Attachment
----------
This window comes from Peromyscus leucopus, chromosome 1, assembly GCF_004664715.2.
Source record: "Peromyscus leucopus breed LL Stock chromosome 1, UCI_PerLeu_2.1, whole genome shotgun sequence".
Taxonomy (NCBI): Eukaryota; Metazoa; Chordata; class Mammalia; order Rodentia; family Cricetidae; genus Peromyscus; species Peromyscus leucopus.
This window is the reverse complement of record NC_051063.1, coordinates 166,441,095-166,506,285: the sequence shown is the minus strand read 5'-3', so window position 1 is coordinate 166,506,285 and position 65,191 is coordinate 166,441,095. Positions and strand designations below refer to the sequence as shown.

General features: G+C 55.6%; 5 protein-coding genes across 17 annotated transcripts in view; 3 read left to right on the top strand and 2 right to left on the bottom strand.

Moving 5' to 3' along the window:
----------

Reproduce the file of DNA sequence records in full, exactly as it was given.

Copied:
This window comes from Peromyscus leucopus, chromosome 1, assembly GCF_004664715.2.
Source record: "Peromyscus leucopus breed LL Stock chromosome 1, UCI_PerLeu_2.1, whole genome shotgun sequence".
Taxonomy (NCBI): Eukaryota; Metazoa; Chordata; class Mammalia; order Rodentia; family Cricetidae; genus Peromyscus; species Peromyscus leucopus.
This window is the reverse complement of record NC_051063.1, coordinates 166,441,095-166,506,285: the sequence shown is the minus strand read 5'-3', so window position 1 is coordinate 166,506,285 and position 65,191 is coordinate 166,441,095. Positions and strand designations below refer to the sequence as shown.

General features: G+C 55.6%; 5 protein-coding genes across 17 annotated transcripts in view; 3 read left to right on the top strand and 2 right to left on the bottom strand.

Moving 5' to 3' along the window: